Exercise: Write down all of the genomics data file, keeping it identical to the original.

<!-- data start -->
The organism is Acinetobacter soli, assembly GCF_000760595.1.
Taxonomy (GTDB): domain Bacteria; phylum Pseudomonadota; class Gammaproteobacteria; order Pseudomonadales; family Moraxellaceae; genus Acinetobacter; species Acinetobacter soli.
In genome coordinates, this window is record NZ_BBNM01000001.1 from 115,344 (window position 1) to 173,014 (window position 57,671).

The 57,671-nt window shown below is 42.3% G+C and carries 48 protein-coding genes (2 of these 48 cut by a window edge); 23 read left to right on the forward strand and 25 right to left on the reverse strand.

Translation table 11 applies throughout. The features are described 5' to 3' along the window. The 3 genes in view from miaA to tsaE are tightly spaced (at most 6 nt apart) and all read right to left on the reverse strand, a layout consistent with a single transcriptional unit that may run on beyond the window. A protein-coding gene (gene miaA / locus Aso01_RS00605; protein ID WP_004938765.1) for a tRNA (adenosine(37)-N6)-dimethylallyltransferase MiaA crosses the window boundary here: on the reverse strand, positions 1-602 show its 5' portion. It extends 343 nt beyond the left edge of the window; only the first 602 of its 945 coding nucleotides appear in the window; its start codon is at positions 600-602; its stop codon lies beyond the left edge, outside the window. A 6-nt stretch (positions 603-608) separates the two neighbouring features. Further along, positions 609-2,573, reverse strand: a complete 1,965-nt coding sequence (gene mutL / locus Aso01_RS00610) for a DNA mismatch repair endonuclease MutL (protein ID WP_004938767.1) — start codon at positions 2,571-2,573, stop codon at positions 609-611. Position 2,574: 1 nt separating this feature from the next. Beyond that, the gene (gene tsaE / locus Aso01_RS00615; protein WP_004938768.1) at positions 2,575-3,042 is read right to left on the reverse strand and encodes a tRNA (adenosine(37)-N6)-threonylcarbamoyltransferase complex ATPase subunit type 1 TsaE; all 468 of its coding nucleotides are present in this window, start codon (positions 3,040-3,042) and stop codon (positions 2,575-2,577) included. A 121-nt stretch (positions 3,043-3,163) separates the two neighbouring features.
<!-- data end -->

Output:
The organism is Acinetobacter soli, assembly GCF_000760595.1.
Taxonomy (GTDB): domain Bacteria; phylum Pseudomonadota; class Gammaproteobacteria; order Pseudomonadales; family Moraxellaceae; genus Acinetobacter; species Acinetobacter soli.
In genome coordinates, this window is record NZ_BBNM01000001.1 from 115,344 (window position 1) to 173,014 (window position 57,671).

The 57,671-nt window shown below is 42.3% G+C and carries 48 protein-coding genes (2 of these 48 cut by a window edge); 23 read left to right on the forward strand and 25 right to left on the reverse strand.

Translation table 11 applies throughout. The features are described 5' to 3' along the window. The 3 genes in view from miaA to tsaE are tightly spaced (at most 6 nt apart) and all read right to left on the reverse strand, a layout consistent with a single transcriptional unit that may run on beyond the window. A protein-coding gene (gene miaA / locus Aso01_RS00605; protein ID WP_004938765.1) for a tRNA (adenosine(37)-N6)-dimethylallyltransferase MiaA crosses the window boundary here: on the reverse strand, positions 1-602 show its 5' portion. It extends 343 nt beyond the left edge of the window; only the first 602 of its 945 coding nucleotides appear in the window; its start codon is at positions 600-602; its stop codon lies beyond the left edge, outside the window. A 6-nt stretch (positions 603-608) separates the two neighbouring features. Further along, positions 609-2,573, reverse strand: a complete 1,965-nt coding sequence (gene mutL / locus Aso01_RS00610) for a DNA mismatch repair endonuclease MutL (protein ID WP_004938767.1) — start codon at positions 2,571-2,573, stop codon at positions 609-611. Position 2,574: 1 nt separating this feature from the next. Beyond that, the gene (gene tsaE / locus Aso01_RS00615; protein WP_004938768.1) at positions 2,575-3,042 is read right to left on the reverse strand and encodes a tRNA (adenosine(37)-N6)-threonylcarbamoyltransferase complex ATPase subunit type 1 TsaE; all 468 of its coding nucleotides are present in this window, start codon (positions 3,040-3,042) and stop codon (positions 2,575-2,577) included. A 121-nt stretch (positions 3,043-3,163) separates the two neighbouring features.